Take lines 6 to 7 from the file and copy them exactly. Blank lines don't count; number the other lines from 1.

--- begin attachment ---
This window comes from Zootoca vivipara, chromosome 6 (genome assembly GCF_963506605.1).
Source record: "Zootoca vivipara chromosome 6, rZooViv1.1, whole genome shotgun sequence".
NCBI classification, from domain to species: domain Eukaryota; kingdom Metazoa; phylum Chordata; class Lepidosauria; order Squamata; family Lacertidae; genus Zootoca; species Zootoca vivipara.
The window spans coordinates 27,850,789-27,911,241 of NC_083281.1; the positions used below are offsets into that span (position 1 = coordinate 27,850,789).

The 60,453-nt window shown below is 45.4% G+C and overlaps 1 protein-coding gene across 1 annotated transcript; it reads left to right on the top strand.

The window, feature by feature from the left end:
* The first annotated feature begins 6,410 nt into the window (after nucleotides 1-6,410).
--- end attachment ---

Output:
The window, feature by feature from the left end:
* The first annotated feature begins 6,410 nt into the window (after nucleotides 1-6,410).